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Come in from the cold: Okanagan and Kamloops people open homes to others in need

Kristian Schram (left) met Michael Lindstrom thanks to a Facebook post where Lindstrom invited those without a home to warm up in his garage.
Image Credit: SUBMITTED / Michael Lindstrom
January 20, 2020 - 6:00 AM

With the bitter cold that hit B.C. Interior cities, shelters amped up their services and some residents even offered their homes to people who needed to get warm.

In Kamloops and Kelowna, posts on local Facebook pages offered warm places out of the cold.

In Kelowna, Micheal Lindstrom offered up his garage as a space for people to come and warm up. He mentioned that he wouldn’t be offering food or phone usage, but he made lunch and shared his phone with his new friend Kristian Schram.

“We’re doing lunch… we’re just eating at the house, made some chicken and rice and stuff,” Schram says.

Schram is one of the many people who have been affected by the cold snap and has spent some of the cold nights at the Cornerstone shelter in downtown Kelowna. He says he is living on the streets of West Kelowna while between houses and found Lindstrom’s offer to be a perfect fit.

“It certainly isn’t something that happens every day, it’s really uplifting and really motivating,” Schram says. “I really haven’t experienced this before… it definitely is a new experience.”

This is a first for Lindstrom, too. He says he was frustrated by the lack of churches in the city opening their doors during the cold snap and figured he had to do something himself.

“I only opened my garage because I was pissed off that the ones who have the space and resources to offer basic warmth refused to unlock their doors,” Lindstrom says.

“Honestly, who digs in their heels and does that? I didn’t know if I should be angry, sad, or just vomit. Instead, I didn’t do any of those things, I just simply opened my garage for nothing more than basic warmth.”

Lindstrom says a few people have contacted him every day since the social media post, although many have found a more convenient shelter before getting to him. Schram is the first person he’s taken in and he allowed him to stay in the warm garage Thursday night, Jan. 16, and expects him to stay Friday night as well.

He acknowledges the dangers from such an offer: potential eviction, strata fines, loss of property and bodily harm. He says he couldn't live with himself knowing someone died from exposure while he had a warm space to offer.

“Homeless or not, when a stranger is in your home it’s kind of like a box of chocolates,” Lindstrom says. “I have had far more good experiences than negative. We must never forget these are fellow human beings.”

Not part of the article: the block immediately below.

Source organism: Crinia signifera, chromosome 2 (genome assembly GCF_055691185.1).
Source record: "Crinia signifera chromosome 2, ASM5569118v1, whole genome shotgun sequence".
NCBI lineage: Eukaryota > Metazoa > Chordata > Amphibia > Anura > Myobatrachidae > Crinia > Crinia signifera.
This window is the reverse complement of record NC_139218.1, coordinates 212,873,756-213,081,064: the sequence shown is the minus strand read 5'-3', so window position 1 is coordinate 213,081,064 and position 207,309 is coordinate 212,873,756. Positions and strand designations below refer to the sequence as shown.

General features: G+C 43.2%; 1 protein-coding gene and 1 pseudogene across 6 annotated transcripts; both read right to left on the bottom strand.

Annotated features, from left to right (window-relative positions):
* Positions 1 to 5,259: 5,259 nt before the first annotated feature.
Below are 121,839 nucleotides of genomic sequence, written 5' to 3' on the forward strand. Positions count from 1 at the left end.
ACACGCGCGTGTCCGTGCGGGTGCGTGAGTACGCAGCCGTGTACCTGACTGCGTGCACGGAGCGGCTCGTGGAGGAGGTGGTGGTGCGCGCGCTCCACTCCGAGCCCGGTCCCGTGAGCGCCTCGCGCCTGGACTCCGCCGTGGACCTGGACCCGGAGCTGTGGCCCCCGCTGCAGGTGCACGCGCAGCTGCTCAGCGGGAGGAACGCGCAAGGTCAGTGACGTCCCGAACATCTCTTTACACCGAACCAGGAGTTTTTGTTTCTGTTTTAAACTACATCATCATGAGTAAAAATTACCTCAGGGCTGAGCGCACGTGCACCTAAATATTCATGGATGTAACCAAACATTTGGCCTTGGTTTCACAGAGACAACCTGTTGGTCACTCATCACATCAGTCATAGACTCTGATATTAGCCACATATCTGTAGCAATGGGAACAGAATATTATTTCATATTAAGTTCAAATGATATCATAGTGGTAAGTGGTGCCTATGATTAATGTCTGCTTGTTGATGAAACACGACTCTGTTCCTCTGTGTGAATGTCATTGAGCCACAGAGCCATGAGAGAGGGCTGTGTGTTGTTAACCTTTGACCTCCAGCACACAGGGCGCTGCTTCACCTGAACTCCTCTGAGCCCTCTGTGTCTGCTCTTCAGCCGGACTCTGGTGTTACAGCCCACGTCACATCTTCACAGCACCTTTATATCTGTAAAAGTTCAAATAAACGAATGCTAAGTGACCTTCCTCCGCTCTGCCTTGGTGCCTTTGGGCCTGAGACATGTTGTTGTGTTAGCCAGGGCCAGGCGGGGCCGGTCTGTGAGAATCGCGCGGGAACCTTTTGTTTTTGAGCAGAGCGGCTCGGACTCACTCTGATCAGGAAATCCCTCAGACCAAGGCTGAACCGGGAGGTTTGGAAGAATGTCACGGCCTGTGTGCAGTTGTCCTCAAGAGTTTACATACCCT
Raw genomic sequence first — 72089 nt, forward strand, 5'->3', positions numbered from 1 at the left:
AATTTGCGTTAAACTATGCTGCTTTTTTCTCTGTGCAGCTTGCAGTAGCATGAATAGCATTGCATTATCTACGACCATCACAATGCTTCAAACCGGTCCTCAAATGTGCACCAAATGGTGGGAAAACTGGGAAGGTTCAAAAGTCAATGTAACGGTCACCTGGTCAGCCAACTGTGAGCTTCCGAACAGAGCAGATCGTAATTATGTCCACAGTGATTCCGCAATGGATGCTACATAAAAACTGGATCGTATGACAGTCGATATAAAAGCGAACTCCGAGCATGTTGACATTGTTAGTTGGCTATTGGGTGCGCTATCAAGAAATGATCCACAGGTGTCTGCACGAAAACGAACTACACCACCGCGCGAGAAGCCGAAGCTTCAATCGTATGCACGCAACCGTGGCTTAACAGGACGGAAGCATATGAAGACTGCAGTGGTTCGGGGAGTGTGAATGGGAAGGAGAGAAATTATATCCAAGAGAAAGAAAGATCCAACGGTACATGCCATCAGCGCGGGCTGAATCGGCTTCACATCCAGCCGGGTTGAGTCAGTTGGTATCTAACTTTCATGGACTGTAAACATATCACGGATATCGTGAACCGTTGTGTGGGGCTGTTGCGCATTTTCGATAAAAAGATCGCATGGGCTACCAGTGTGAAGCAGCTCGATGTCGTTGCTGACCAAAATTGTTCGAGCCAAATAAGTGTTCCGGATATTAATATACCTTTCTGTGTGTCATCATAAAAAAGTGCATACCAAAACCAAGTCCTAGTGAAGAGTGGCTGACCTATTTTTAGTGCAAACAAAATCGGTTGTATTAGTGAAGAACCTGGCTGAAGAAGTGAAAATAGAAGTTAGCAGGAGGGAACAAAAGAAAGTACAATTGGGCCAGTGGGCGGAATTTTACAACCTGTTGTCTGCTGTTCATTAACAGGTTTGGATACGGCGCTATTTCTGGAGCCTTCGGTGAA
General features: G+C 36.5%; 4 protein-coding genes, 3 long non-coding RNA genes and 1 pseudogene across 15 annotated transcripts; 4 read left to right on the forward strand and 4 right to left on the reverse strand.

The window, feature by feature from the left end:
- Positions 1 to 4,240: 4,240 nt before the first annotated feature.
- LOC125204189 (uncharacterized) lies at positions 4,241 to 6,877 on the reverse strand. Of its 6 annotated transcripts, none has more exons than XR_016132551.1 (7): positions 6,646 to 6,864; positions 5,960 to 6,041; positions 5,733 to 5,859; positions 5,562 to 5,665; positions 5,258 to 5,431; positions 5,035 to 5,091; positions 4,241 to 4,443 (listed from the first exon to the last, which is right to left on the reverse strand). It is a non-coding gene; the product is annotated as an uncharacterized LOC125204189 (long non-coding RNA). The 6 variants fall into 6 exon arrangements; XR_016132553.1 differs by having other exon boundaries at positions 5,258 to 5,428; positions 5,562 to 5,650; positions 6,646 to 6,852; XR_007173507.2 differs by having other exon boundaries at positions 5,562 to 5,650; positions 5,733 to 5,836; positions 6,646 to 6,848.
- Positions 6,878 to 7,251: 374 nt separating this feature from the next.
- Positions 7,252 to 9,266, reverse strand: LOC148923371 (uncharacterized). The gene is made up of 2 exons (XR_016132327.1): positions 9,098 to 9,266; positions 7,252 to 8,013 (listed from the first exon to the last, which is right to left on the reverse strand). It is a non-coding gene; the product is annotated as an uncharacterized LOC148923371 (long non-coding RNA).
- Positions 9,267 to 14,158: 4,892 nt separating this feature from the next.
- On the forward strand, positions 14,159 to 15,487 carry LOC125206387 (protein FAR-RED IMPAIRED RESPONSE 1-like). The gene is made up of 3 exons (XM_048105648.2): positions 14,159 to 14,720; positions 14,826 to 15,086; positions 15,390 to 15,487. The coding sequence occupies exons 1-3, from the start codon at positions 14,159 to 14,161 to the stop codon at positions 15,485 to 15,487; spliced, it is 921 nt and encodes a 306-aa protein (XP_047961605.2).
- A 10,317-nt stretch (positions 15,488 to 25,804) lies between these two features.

Another person also well aware of the dangers but willing to take the risk is Kamloops mom Michelle Ens, who offered people the opportunity to come inside and watch a movie to warm up.

“Sometimes people get burned, but I’d rather offer someone a helping hand and be burned than not offer that helping hand and have someone be outside and end up dying,” Ens says.

Ens faced some comments on her social media post from people who were worried about her safety and the safety of her children, which didn’t faze her.

She says her mom used to take in travellers who didn’t have a place to stay, and she herself has volunteered with the street entrenched populations in Edmonton and Kamloops and hasn’t had any bad experiences.

“I didn’t really have any concerns about it, but obviously I thought about it,” Ens says. “A lot of people were thinking it had something to do with being naive or me not taking it into consideration, but I’m not naive. I’ve worked with down and out populations before… if I’m not comfortable with how something is going, I’ll put an end to it.”

Ens says that although Kamloops is one of the most generous cities, she believes most residents prefer to offer their wallet as their main method of altruism.

“They’re really generous money-wise and with donations, but I don’t find that there’s a lot of help person to person… there’s not a lot of people who would take people into their home.”

So far, Ens has not had anyone respond to her offer.

Lindstrom and Ens aren’t the only ones who open their homes to the homeless.

In another act of kindness, this winter season a Penticton woman offered Christmas dinner to people who wouldn’t otherwise have one.

Despite public concern, she said not a single negative incident happened during the night where she fed 53 people.

To contact a reporter for this story, email Jenna Wheeler or call (250) 819-6089 or email the editor. You can also submit photos, videos or news tips to the newsroom and be entered to win a monthly prize draw.

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